Hawks lean on experience and new blood in first win of season

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PITTSBORO — The Seaforth girl’s basketball opened up its season with a home win Friday night.

Headlined by the return of sophomore guards Gabby White and Peyton Collins — who averaged 15 and 12 points per contest last season, respectively — Seaforth is aiming to surpass last year’s second-round appearance in the state playoffs. In the Hawks’ 61-38 win over Carrboro on Friday, White’s efficiency in transition and Collins’ touch from beyond the arc suggest such goals are well within the realm of possibility.

But for a squad that returns all of its production from last season, it was a new face that shined above the rest against Carrboro — first-year guard Katherine Leonard.

“She’s really just an all-round, aggressive and great player, which we really needed last year,” White said. “She takes a little bit of pressure off me and some other players that had to step it up last year.”

From the jump, a mental lapse defensively put the Hawks in a hole. White picked up two fouls in the first 63 seconds of play, prompting head coach Charles Byrd to sit the team captain.

As White sat on the bench, Seaforth’s offense went cold and the Jaguars opened up a four-point lead. With his team struggling to find a rhythm, Byrd knew something had to change.

So, the second-year head coach prompted White to walk up to the scorer’s table and check back in midway through the first quarter.

“(Byrd) just told me to relax, which really means a lot,” White said. “For him to put me back in the game shows a lot of trust from him, which really makes me feel good.”

Now back in the game, White’s presence was immediately felt. She maneuvered her way through Carrboro’s defense to finish two layups, tying the tilt at end of the first period.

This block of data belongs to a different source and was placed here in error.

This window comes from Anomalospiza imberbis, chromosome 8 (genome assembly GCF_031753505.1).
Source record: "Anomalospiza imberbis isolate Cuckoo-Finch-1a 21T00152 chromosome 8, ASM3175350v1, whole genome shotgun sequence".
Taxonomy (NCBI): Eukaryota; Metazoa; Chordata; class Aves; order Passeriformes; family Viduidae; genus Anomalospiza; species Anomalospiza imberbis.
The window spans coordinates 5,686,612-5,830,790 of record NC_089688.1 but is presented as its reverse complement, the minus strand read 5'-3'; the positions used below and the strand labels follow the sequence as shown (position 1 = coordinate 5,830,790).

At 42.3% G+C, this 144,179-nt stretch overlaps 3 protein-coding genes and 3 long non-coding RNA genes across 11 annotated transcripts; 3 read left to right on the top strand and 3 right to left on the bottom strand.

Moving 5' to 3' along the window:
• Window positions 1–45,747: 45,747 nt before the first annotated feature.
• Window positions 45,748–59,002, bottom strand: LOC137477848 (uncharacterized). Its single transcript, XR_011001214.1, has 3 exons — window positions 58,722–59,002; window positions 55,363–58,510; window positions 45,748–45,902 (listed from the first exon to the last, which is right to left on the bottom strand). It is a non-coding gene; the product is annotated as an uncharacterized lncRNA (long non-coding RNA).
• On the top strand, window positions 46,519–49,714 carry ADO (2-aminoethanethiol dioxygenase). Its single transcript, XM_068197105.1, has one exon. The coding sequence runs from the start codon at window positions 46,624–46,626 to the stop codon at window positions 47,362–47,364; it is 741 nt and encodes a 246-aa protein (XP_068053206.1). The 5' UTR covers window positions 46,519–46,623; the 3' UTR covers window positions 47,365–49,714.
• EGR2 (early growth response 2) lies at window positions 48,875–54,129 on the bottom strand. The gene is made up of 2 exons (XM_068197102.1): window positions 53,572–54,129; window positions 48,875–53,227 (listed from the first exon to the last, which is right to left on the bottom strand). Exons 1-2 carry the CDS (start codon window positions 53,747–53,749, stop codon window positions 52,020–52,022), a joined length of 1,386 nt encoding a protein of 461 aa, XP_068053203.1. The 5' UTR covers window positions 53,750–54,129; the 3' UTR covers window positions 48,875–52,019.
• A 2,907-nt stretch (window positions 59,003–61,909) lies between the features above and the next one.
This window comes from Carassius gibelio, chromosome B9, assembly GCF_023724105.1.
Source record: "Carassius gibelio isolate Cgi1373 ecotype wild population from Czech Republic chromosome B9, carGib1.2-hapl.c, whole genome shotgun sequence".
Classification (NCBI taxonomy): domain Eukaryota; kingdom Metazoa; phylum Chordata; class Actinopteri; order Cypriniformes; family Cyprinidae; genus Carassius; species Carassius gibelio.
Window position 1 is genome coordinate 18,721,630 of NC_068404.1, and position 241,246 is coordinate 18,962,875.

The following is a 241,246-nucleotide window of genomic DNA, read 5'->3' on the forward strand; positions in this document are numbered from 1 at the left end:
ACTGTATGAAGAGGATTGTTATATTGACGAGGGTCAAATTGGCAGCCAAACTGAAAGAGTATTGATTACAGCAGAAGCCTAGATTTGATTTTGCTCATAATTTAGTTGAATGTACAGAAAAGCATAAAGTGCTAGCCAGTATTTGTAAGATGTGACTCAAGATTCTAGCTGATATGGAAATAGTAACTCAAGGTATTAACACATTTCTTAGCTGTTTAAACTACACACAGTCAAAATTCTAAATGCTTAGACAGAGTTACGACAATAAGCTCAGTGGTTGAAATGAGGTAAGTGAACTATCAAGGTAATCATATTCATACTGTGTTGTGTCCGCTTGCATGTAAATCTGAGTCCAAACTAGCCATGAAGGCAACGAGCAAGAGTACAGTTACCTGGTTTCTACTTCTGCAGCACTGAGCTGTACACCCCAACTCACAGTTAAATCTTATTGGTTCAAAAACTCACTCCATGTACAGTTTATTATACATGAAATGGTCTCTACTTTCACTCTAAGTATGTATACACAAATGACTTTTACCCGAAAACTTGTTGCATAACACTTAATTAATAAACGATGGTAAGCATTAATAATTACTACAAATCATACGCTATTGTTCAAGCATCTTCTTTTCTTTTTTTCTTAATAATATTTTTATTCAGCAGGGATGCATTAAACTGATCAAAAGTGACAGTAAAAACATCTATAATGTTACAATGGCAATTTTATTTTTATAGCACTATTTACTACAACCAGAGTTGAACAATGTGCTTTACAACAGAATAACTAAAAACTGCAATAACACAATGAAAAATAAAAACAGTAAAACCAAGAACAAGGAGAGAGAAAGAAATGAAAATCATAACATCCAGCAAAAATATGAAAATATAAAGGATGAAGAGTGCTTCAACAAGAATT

In between quarters, Byrd altered his game plan as he looked to compliment White’s newfound presence with Seaforth’s defensive capabilities. Out of the brief stoppage, the Hawks extended their two-three zone past the 3-point arc and fronted passing lanes.

“There was a lot of emphasis on moving your feet and having your hands out wide to cut off passing angles,” Leonard said. “We noticed as we pressed them, they got nervous so we just kept doing it.”

The Jaguars’ discomfort resulted in a number of Seaforth steals, allowing White to get out in transition. In the fast break, the sophomore guard displayed her full arsenal, navigating lanes to the hop and kicking out to open teammates for 3-point baskets.

“Transition is really where I like to play,” White said. “I know when to pass and when to shoot. It’s just how I play — it’s really easy for me.”

One of the beneficiaries of White’s selfless play was Leonard, who canned the Hawk’s first 3-pointer of the season after a transition opportunity found the first-year guard open in the corner. Even when White took a rest, Seaforth’s fast break remained potent with Leonard leading the charge. By the end of the second quarter, the Hawks had opened up a 28-11 lead.

The second half mirrored the same play seen in the first 30 minutes of action. White dazzled her way to a 15-point double-double and Collins’ team-high 16 points featured a pair of second-half makes from distance. Simply put, the Hawks’ returning cast replicated performances Bryd and his staff have come to expect.

However, the difference that allowed Seaforth to pull away from Carrboro was Leonard.

No, she wasn’t the leading scorer against the Jaguars, nor did she make the flashiest of plays. But her confidence — seen both as the primary ball handler and spotting up from long range — suggests the young guard is primed to build off her 12-point performance.

For assistant coach Antonio Hayes, he knows the team’s newest addition might be the missing piece the Hawks need to propel them to new heights this year.

“(Leonard’s) just an extra point guard and someone that’s very talented,” he said. “She gives us another level of poise.”

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